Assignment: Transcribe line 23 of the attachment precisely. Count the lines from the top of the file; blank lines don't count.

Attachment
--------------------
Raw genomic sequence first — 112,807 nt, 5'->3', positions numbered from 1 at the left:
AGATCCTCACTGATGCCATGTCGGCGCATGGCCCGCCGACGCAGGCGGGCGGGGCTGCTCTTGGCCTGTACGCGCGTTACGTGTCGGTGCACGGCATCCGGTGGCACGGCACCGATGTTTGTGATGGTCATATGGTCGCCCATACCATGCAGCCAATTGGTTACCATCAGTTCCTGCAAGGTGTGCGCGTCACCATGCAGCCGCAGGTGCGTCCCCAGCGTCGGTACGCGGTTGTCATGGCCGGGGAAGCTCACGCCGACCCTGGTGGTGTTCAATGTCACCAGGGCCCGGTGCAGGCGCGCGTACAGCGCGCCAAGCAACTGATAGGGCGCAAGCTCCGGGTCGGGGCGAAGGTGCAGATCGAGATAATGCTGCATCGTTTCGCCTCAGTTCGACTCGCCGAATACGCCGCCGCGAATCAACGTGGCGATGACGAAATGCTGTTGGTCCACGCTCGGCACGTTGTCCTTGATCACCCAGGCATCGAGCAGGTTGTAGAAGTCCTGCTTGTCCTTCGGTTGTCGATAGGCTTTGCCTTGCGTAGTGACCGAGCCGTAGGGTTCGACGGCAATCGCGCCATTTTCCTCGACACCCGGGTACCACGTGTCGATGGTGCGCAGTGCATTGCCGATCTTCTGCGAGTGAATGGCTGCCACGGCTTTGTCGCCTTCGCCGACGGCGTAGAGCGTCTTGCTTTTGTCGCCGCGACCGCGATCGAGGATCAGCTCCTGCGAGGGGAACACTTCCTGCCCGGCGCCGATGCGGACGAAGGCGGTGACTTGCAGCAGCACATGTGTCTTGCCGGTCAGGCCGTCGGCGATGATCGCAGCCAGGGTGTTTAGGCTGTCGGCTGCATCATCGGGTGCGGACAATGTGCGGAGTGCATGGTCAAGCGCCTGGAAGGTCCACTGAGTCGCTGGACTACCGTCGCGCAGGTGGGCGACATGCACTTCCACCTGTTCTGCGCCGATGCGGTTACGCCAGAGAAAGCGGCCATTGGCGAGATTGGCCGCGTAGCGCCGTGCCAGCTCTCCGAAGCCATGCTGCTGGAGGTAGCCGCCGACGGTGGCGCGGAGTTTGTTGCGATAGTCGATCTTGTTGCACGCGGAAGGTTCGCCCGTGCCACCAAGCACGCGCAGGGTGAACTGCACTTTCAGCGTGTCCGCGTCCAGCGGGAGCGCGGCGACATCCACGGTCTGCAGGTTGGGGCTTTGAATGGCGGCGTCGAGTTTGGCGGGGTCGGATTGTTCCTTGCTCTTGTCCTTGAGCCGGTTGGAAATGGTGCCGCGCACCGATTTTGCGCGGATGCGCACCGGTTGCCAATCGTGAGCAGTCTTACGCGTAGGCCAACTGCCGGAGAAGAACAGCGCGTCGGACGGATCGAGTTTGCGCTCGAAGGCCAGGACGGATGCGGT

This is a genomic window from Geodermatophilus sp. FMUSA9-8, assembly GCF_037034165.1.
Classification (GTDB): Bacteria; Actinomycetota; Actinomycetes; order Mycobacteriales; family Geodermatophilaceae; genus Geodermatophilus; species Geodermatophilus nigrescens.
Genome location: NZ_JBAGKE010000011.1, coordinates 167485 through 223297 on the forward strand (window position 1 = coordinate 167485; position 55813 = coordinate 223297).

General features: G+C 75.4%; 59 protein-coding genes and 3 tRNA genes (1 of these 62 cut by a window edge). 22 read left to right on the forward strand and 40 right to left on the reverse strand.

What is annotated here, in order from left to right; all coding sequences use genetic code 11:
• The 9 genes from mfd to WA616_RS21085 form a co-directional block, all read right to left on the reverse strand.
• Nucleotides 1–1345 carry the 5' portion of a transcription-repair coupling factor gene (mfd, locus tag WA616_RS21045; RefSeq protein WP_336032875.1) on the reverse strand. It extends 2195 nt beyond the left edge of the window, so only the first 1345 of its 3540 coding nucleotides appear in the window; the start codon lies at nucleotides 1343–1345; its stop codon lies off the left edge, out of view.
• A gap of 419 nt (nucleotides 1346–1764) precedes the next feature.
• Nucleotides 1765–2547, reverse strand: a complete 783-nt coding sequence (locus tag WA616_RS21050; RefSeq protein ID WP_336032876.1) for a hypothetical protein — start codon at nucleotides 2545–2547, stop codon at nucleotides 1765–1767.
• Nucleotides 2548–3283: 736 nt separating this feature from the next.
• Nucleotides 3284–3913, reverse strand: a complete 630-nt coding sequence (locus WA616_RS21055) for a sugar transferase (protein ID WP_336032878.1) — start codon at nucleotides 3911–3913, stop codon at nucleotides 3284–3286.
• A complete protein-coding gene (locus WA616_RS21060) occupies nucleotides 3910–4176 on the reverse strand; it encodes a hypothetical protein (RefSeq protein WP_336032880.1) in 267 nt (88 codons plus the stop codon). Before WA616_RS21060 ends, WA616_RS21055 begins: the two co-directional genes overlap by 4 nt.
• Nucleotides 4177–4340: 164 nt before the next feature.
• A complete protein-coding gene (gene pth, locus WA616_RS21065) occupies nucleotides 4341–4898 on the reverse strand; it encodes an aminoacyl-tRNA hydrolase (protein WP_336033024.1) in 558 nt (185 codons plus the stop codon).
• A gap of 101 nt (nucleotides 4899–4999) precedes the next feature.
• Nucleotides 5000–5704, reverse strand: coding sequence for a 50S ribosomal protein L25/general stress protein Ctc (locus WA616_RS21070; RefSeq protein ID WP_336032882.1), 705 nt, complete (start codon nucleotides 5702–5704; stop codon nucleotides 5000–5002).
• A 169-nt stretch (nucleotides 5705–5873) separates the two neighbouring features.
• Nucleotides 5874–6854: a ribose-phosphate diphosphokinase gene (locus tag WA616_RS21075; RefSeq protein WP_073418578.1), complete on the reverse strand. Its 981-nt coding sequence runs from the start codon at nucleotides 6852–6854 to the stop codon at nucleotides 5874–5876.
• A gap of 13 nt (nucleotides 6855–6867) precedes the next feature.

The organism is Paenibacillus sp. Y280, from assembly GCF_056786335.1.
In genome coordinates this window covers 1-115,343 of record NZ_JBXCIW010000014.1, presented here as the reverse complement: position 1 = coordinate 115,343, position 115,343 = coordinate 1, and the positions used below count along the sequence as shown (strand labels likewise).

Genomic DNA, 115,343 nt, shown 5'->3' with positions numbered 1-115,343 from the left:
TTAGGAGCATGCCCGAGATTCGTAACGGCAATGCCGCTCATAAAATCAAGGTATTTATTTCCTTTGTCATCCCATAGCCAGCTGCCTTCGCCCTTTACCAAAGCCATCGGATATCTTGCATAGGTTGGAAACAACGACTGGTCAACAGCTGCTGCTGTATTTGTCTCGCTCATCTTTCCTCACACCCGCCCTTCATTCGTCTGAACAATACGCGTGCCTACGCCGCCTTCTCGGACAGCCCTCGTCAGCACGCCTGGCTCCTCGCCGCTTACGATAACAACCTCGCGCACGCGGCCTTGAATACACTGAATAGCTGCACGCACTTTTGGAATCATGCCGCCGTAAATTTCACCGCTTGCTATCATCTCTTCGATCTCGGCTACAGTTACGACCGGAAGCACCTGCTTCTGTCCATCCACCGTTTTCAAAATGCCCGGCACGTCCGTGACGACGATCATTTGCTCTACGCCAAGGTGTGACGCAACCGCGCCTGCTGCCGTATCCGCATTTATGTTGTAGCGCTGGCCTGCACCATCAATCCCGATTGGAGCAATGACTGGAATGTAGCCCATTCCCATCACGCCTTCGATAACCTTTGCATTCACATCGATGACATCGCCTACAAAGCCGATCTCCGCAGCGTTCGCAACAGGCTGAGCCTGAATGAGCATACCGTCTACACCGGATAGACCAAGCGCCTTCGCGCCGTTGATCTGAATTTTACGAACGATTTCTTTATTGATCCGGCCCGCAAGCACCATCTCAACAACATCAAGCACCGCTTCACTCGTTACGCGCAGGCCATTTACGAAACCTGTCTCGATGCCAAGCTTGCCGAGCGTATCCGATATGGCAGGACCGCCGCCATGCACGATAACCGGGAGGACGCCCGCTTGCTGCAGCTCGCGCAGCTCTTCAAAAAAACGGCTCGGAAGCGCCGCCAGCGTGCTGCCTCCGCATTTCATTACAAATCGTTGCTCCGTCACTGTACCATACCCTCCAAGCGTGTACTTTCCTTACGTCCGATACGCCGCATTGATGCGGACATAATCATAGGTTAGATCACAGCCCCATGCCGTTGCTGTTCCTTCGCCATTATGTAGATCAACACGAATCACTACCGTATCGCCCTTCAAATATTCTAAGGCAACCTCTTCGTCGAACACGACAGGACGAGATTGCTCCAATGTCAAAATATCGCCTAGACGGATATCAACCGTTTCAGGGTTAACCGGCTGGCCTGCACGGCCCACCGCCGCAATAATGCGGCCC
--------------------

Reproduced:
In genome coordinates this window covers 1-115,343 of record NZ_JBXCIW010000014.1, presented here as the reverse complement: position 1 = coordinate 115,343, position 115,343 = coordinate 1, and the positions used below count along the sequence as shown (strand labels likewise).